Architect Bob Swain creates a Phinney Ridge refuge where everything works — on more than one level.
AS YOU AMBLE along the lushly landscaped, wood-planked path to Bob Swain’s Phinney Ridge home — once you find Bob Swain’s Phinney Ridge home — your shoulders slump. Your neck destresses. You breathe deeply (remember that?) and sigh, not even on purpose: “Ahhh.”
Wait just one city-slickin’ minute here — is this a house, or some kind of mystic hidden oasis?
Yes. And yes.
“We live too-intense lives,” says Swain, the architect/designer behind Robert Edson Swain Architecture + Design. “In a busy city, how do you create refuge? It’s an emotional experience as you decompress before you make it to the front door.”
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Technically (though not argumentatively, because we are very relaxed), there are three doors to the three living “environments” that make up Swain’s intentionally tucked-away and thoughtfully renovated 1905 home. Together, they add up to 1,830 square feet, give or take, split between the main building’s upper level, a back-house master suite/office (formerly a one-car garage) and a lower-level entertainment area Swain jokingly (but kind of aptly, actually) calls a “cantina.”
Swain bought his “cabin in the woods” hideaway in 1998. The “long, skinny, tiny T-shaped building on piers” had been modified over the years but, let’s say, maybe not to its full potential.
“The first thing I did was just cleanse,” Swain says. Adios, asbestos. See ya, sad shag carpet and smoke-yellow walls. Bye-bye, giant pink GE refrigerator.
Out went the “classic workers’ housing” vibe. In came the outside. And now every wide-reaching window offers a soothing view of greenery.
“I love climbing, hiking and wilderness,” Swain says. “My fantasy is living in a Cascades cabin I could sleep in every night after work without driving to Methow. This is like a vacation every day in the city.”
But it’s a vacation spot where things work.
“Everything serves at least three purposes, and it has to be beautiful,” says Swain, a credit to his New England boatbuilding heritage. “Everything is very changeable. It’s a way to fit things you shouldn’t be able to fit in a small space.”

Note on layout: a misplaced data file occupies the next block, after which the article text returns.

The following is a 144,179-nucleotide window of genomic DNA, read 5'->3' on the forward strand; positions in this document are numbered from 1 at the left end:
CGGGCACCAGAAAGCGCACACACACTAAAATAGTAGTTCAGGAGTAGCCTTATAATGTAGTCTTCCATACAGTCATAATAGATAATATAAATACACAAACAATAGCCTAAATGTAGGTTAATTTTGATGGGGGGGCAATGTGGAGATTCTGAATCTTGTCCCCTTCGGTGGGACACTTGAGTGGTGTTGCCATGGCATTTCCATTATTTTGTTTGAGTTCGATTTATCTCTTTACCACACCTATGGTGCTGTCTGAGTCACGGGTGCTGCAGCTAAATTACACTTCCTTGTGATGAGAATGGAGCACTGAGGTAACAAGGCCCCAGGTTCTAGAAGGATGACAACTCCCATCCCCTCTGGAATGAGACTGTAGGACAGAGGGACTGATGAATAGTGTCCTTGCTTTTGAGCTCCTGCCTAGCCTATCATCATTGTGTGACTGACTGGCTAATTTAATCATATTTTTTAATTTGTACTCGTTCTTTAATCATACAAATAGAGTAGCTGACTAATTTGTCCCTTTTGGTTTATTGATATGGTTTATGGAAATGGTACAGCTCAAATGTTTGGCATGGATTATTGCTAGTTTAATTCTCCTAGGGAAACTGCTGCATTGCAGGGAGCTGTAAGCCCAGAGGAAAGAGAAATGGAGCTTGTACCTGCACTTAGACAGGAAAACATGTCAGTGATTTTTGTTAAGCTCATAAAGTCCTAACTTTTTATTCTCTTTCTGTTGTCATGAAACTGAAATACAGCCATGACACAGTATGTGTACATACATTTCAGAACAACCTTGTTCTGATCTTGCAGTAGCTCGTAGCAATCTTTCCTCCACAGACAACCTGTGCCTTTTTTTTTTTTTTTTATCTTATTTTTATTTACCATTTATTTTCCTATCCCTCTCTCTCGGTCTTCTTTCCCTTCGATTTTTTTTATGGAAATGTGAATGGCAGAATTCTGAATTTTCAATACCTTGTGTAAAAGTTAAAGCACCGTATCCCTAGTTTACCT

Striking examples are rampant:
• It’s fitting that the back house used to be a garage, because now it screams convertible. Swain sited his gloriously skylighted bedroom up high, “driven by the sky,” to create storage space underneath. His study turns into a yoga area once he moves chairs, nests a coffee table under a bigger table, and extracts the massage table from its below-bedroom nook. The same space transforms into business-meeting central when he angles the larger table 90 degrees, slides a wooden door to block the bedroom stairs, and hangs presentations from a pinboard rail.
• Opposite the rusted-steel-sided, cooper-floored fireplace in the living area, a beautiful bookcase looks a lot like your basic beautiful bookcase. But then it moves — and exposes a hidden staircase leading to the lower level.
• Down those stairs, the former crawl space is now a magical place of presto-change-o. Poof! It’s a gathering spot: dinner around a 300-pound madrone-slab table and movies in the entertainment nook (on custom seating Swain designed). Abracadabra! It’s a complete guesthouse. Or apartment. Or pied-à-terre. The seating area becomes a queen bed; glass-framed doors define the new sleeping space; and you’ll find your guest bathroom behind, and kind of nestled within, the translucent glass walls framed by steel-shelved bookcases. (That mirror above the granite sink nook just outside? Also a door to the service area.)
• Elsewhere (everywhere), walls hide drawers and light switches; screens shield electric panels and garden supplies; furnishings hold shelves; and nooks conceal storage spaces, travel gear and even a rolling wine shelf.
“I’m a person who’s still super-practical,” Swain says. “My way of thinking with this house is that I don’t let you feel anything is ever a compromise. It’s all in the detailing and thoughtfulness and mindfulness.”
Mindfulness, did he say? Ahhh.